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The art of giving back

U.S Air Force Tech. Sgt. Isaac Denton, 66th Training Squadron Survival, Evasion, Resistance and Escape specialist, poses with his artwork at Fairchild Air Force Base, Washington, May 29, 2019. Denton has raised over $40,000 selling his paintings and donating the earnings toward raising Autism Awareness. (U.S. Air Force photo by Airman 1st Class Lawrence Sena)

U.S Air Force Tech. Sgt. Isaac Denton, 66th Training Squadron Survival, Evasion, Resistance and Escape specialist, poses with his artwork at Fairchild Air Force Base, Washington, May 29, 2019. Denton has raised over $40,000 selling his paintings and donating the earnings toward raising Autism Awareness. (U.S. Air Force photo by Airman 1st Class Lawrence Sena)

(U.S. Air Force courtesy photo)

(U.S. Air Force courtesy photo)

(U.S. Air Force courtesy photo)

(U.S. Air Force courtesy photo)

(U.S. Air Force courtesy photo)

(U.S. Air Force courtesy photo)

FAIRCHILD AIR FORCE BASE, Wash. --

An artist grabs his brushes as he enters the studio and stands up a wooden easel, placing a new canvas on it for preparation. After meticulously tempering the surface by dampening and drying the canvas, he brings his creative vision to life by crafting a light pencil sketch as a rough guide for his future brush strokes. Blueprint complete, the artist then grabs his brush, dips it in water and begins mixing vibrant colors together before finally holding up his brush and bringing forth his idea into reality.

For Tech. Sgt. Isaac Denton, 66th Training Squadron Survival, Evasion, Resistance and Escape specialist, his passion for art goes beyond the canvas to his family and community.

“When I started making a little bit of money with my art, my wife and I thought it would be good to find a charity or organization to donate and give back to,” Denton said.

The search quickly came to an end when Denton and his wife discovered an organization that helps impact an element of life they experience every day.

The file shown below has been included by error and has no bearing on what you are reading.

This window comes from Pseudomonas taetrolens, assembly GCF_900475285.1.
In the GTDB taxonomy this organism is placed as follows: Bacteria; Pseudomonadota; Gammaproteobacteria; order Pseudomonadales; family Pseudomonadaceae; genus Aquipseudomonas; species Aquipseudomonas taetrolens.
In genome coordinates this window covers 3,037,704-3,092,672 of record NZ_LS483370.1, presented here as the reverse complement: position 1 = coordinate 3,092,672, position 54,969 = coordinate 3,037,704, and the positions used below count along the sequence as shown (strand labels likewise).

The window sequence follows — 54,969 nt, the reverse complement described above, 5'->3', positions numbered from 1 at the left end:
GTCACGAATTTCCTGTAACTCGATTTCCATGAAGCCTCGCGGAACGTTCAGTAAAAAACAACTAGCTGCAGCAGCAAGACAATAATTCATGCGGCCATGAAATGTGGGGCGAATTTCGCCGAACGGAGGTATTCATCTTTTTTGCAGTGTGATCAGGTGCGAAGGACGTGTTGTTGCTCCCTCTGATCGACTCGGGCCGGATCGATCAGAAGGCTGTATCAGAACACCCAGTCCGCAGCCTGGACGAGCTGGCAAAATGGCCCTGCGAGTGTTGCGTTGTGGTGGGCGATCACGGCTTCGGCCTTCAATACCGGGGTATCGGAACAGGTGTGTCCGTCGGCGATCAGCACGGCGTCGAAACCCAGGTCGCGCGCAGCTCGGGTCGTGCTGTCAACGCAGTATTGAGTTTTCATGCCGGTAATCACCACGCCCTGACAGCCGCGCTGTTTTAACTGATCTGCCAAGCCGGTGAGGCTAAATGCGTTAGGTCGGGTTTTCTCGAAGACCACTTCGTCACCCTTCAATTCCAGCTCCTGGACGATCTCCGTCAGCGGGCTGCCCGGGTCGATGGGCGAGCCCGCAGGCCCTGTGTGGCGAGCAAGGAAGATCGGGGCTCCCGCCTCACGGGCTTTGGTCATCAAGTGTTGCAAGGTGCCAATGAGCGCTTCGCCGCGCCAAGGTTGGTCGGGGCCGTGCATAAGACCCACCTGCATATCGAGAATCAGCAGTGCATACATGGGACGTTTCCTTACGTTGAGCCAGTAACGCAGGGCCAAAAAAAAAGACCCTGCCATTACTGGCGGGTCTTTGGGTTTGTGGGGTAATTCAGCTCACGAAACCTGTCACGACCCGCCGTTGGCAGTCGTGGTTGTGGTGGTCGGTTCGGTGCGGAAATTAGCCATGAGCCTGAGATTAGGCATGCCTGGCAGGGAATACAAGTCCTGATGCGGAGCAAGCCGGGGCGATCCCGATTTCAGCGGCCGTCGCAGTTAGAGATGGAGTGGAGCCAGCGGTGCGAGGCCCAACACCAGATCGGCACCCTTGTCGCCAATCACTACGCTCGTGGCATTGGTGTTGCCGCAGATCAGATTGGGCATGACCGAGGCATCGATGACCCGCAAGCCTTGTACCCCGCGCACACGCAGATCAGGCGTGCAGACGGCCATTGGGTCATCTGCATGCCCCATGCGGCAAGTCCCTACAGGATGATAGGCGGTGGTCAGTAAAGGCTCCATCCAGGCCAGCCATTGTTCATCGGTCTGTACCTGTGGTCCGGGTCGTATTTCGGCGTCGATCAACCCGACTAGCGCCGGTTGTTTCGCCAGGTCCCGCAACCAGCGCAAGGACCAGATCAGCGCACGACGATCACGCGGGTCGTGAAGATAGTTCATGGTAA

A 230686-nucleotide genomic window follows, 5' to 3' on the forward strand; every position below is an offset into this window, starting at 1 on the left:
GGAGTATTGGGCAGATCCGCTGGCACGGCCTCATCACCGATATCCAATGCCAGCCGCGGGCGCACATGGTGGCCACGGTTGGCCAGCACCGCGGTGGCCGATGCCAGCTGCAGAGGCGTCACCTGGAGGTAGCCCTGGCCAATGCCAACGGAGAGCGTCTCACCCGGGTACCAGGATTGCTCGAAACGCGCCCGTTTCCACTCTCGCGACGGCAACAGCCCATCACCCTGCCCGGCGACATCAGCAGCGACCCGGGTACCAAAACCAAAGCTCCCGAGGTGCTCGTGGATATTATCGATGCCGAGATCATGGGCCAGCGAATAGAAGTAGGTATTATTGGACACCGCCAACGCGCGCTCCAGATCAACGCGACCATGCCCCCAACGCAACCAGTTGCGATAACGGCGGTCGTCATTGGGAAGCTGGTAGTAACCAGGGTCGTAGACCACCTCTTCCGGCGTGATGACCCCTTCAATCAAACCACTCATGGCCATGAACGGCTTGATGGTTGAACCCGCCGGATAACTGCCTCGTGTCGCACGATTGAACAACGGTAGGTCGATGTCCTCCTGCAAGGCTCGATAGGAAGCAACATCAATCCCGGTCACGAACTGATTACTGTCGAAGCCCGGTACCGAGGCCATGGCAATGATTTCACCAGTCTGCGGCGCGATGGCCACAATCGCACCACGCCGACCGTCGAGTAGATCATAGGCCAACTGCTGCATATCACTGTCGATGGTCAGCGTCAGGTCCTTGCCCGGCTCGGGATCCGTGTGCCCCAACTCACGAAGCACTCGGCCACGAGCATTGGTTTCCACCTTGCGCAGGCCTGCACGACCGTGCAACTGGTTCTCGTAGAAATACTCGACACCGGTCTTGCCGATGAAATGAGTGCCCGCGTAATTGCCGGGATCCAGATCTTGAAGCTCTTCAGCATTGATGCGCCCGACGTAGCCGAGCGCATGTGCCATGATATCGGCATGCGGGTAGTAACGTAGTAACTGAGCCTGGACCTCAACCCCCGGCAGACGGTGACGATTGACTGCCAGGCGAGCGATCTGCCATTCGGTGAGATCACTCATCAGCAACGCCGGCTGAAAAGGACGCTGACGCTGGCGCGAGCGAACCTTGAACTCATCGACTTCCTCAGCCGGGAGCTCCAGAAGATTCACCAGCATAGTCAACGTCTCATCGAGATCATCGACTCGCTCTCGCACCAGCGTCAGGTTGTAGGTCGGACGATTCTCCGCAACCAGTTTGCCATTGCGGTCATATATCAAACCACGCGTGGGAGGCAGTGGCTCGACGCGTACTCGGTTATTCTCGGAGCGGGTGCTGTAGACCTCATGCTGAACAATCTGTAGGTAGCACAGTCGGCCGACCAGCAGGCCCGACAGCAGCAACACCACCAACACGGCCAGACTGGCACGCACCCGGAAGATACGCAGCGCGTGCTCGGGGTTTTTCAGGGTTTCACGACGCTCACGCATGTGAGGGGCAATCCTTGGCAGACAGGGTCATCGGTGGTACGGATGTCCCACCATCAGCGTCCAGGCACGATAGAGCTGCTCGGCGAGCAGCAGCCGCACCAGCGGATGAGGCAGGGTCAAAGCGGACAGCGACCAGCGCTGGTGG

“When deciding on a charity, we looked into one that impacts us personally,” Denton said. “Our four-year-old was diagnosed with autism, so that created a completely different dynamic within our family. After some looking, I decided to donate 10 percent of my earnings from selling my art to a local foundation that promotes autism awareness.”

Denton’s contributions would grow beyond monetary donations into an opportunity to generate greater support for the organization and its cause.

“The foundation later gave me the opportunity to donate my art to an auction where proceeds went to promoting more autism awareness.” Denton said. “I donated two pieces in the in the auction and raised $700.”

Due to the success his artwork brought during the auction, Denton was able to establish a partnership with an event manager at the local music venue where the auctions were held.

“Through these auctions I was able to make some connections to the manager of the music venue, and we came up with the idea of me creating paintings of the artists that come play at the venue,” Denton said. “We would have the artists sign the artwork and then sell the piece, with the profits supporting autism awareness.”

Denton fostered good relations with the musicians which allowed him to expand his reach within the music industry and create more pieces to contribute to future auctions.

“At the last auction we had, I provided a total of 11 paintings that were signed by musicians I painted,” Denton said. “We were able to raise $16,000 with those paintings toward the foundation.”

Despite having a wife and four children at home, Denton finds ways to manage everything given to him without sacrificing his ability to be a father, husband and artist, said Master Sgt. John Konkol, 66th TRS SERE specialist and Denton’s supervisor.

“I dedicate a pretty good amount of my time to my artwork, but it is challenging at times,” Denton said. “I get up, go to work and come home, where I have four kids, so I make sure to spend a lot of time with them and help around the house as much as I can.”

Balancing family life with work while finding time to create his art can be challenging. However, through his passion for his work and giving back, Denton is able to continue creating art in support of other families who do not have access to the resources needed to care for their autistic children.

“Finding the time is the biggest challenge right now, but my wife and I [have the] passion to help out other families in need, especially those who don’t have access to certain therapies we have in the military,” Denton said.

“Denton’s community involvement is massively important,” said Konkol. “The hours dedicated to his artwork raising more than $40,000 has made major impacts in the community and other families with children who have autism, benefitting from the funds raised.”

Denton’s ability to successfully complete his duties as an Airman, Father and community member is just one example of Airmen going beyond the call of duty to give back to the community.

The sound of youthful laughter leaks in from the background, making its way to the artist’s ears, prompting the artist to pause. He sets down his brush and steps back to analyze his work that transformed a blank canvas into an eye-catching work of art. Turning from his creation, he joins his four young boys to play, switching his focus to being a parent as he continues to be dedicated to his family, community and country.